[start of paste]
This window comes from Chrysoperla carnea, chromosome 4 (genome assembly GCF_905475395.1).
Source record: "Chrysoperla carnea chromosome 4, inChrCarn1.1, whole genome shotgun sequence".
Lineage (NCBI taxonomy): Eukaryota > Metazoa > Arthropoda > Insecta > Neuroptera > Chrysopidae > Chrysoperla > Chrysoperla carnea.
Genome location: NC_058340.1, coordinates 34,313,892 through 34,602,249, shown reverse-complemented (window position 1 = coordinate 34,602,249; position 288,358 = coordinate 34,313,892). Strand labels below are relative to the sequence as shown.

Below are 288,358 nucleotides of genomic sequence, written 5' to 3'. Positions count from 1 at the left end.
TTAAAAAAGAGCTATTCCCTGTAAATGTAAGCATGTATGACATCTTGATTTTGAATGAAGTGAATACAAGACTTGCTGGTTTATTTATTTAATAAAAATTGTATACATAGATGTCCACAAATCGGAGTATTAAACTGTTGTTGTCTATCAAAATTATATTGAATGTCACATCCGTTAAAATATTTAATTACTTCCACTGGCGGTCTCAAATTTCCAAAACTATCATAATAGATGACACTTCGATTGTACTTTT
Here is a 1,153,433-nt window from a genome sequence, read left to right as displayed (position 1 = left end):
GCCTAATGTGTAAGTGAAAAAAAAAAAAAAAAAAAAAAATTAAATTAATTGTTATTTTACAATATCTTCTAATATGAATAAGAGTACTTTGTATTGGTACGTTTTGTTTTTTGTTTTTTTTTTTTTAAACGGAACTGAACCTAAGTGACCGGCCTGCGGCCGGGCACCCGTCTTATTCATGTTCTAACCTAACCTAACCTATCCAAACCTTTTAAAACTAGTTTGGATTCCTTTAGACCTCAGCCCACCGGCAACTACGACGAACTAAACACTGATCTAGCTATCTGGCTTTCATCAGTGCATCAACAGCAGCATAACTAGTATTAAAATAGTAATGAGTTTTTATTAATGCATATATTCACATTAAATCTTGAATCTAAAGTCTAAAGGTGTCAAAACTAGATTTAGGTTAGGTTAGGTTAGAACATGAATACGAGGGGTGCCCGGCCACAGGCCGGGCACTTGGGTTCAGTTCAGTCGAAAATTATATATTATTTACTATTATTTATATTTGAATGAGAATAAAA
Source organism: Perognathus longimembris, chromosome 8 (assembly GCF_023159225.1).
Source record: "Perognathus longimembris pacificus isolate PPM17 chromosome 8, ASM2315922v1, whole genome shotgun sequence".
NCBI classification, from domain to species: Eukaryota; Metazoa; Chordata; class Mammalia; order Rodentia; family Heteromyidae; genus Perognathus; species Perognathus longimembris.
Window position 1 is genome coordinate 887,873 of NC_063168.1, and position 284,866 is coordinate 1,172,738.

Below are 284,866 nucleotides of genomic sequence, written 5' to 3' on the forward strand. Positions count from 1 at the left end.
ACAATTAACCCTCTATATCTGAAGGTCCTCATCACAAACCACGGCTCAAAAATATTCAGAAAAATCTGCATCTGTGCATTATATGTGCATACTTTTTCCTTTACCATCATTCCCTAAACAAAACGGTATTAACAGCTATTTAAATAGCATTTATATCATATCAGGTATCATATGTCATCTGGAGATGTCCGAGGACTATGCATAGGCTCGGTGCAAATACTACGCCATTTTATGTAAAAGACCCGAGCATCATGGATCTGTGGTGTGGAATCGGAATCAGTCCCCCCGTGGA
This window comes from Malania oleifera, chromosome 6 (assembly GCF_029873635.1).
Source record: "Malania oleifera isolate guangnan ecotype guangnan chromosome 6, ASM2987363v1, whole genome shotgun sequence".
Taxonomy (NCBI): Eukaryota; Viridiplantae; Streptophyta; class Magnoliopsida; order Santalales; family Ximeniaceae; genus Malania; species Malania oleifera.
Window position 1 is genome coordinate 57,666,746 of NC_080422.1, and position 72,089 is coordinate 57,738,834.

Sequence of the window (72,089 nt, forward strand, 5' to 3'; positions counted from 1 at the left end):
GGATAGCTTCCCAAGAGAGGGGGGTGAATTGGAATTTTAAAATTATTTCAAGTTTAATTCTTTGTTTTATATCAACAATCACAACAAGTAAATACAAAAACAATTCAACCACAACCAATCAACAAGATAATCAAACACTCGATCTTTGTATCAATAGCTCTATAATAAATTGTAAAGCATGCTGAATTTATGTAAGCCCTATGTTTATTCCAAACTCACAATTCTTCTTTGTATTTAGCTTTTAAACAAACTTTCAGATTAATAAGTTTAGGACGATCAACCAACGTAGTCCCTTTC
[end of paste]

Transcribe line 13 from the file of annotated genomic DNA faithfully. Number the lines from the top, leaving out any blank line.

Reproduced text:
Below are 284,866 nucleotides of genomic sequence, written 5' to 3' on the forward strand. Positions count from 1 at the left end.